"At first, the great majority of the "parashots" were armed with nothing more lethal than sticks, clubs, knives or even knuckledusters....." and later "my armament consisted of one unloaded rifle (which I had never fired), a bayonet and in my pocket, reposing amongst my lighter, cigarettes, torch and miscellaneous odds and ends, was a clip of five cartridges, which I had never been shown how to load at that time. Thus did Joe Carley and many other Parashot and Local Defence Volunteer and Home Guard set out to defend his native land against the might of the Wehrmacht and Luftwaffe!... I gained consolation at the thought that while I kept my lonely watch on that dreary hilltop, other home guards were keeping their vigil throughout the length and breadth of the land - guarding lonely moors, fields, hillsides, bridges, roads, wharves, docks, warehouses, canals, railways and other military and semi-military objectives. All were doing their duty to the best of their ability and all were improving in discipline, efficiency, knowledge and skill, and I hoped, so was I"
"Our morale was also considerably advanced at the time by those stirring speeches by Sir Winston Churchill....such pugnacious words as "We shall not flag nor fail; We shall go on to the end......We shall fight on the beaches, the landing grounds, in the fields, in the steets and on the hills. We shall never surrender!"".
"All this time we were getting our equipment but Oh! so very slowly....There was a large box affair just inside the door of the orderly room in which Home Guard articles were placed as they came in from the stores and often I drifted into the room to find the lid of the box thrust back and the rumps of half a dozen Home Guards obstructing the view as their heads, arms and shoulders disappeared into the gaping interior of the box whilst they rummaged feverishly for denims, caps, boots, leggings etc....."
As the men became more proficient, Home Guard life was enlivened by conducting 'attacks' on other units in the area, often followed by heated debates as to whether victims that had been targeted by a 'bang' from your gun were 'dead' or not. Joe describes an attack that his unit perpetrated on a local Anti Aircraft gunsite, one that he had not taken part in but learned about through hearsay.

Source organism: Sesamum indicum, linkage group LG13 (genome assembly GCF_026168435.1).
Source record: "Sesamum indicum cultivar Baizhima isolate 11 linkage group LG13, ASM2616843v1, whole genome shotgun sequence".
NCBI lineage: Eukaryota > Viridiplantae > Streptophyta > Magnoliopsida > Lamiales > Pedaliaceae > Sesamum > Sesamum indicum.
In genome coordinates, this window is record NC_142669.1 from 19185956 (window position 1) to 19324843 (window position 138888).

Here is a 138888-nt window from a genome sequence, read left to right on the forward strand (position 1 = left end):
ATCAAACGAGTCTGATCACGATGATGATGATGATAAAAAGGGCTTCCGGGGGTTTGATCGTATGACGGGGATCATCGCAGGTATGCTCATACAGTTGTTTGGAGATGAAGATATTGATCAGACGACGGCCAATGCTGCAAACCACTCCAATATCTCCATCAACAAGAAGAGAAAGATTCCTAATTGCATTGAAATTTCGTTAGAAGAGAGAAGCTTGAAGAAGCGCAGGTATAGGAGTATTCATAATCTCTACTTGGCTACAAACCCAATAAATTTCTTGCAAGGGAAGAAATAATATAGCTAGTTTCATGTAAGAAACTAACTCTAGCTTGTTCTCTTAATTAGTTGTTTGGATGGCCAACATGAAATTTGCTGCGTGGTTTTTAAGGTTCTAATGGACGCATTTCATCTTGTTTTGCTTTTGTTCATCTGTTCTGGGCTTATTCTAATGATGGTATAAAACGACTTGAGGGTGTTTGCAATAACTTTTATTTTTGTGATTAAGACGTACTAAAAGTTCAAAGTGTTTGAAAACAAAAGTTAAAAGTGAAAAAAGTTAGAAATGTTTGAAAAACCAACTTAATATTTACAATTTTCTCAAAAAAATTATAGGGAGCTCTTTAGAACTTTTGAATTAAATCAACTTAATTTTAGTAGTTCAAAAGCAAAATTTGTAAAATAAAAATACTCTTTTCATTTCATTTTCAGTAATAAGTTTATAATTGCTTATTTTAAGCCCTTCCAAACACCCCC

"On July 13th (1939) a mock attack on the recently constructed Anti-aircraft gun-site on Green Lane took place. The defenders were the gunners attached to the site. The chief difficulty for the attackers was, of course, the approach to the site, an open space from which a good view of the open country could be had in all directions and as zero hour approached the more distant screen of the defenders and their comrades nearer the site, keenly watched for any suspicious movements which might betray the presence of their enemy. But nothing was to be seen beyond the usual sights one connects with such districts on pleasant Sunday mornings in summertime - children playing in the fields, courting couples ambling slowly along the lanes, an old cart horse plodding along with its load of hay, a pleasant pipe-smoking gentleman wheeling a bath chair containing a decrepit old man wrapped in heavy blankets and shawls.
'Nothing doing' in any direction thought the defending sentry as he watched the old man in his bath-chair draw the attention of his companion to the site of the nearby guns. The man who was pushing the bath-chair seemed quite disinterested and took little or no notice of the invalid's quavering voice and shaking finger, but smiled pleasantly on the sentry and wished him 'good morning'. The latter returned the salutation, smiled benignly on the old man and courteously opened a farm gate nearby to enable to let the bath-chair pass through. Immediately the 'old man' flung aside his wrappings, whipped out a 'Tommy Gun' and 'riddled' the poor sentry! Away in the distance, a whistle shrilled - Zero hour! Instantly the attack seemd to spring from nowhere - even the hay cart disgorged a machine-gun team and before the bewildered defenders knew the fight was on, the site was ours and they had to admit defeat..... The occupant of the bath chair by the way was Joe Hoyse, Kings Corporal and old soldier from the 1914-1918 War. I believe he played his part very well and made great efforts to heighten his appearance of old age...."
To read Joe Carley's description of the Manchester blitz visit A2305388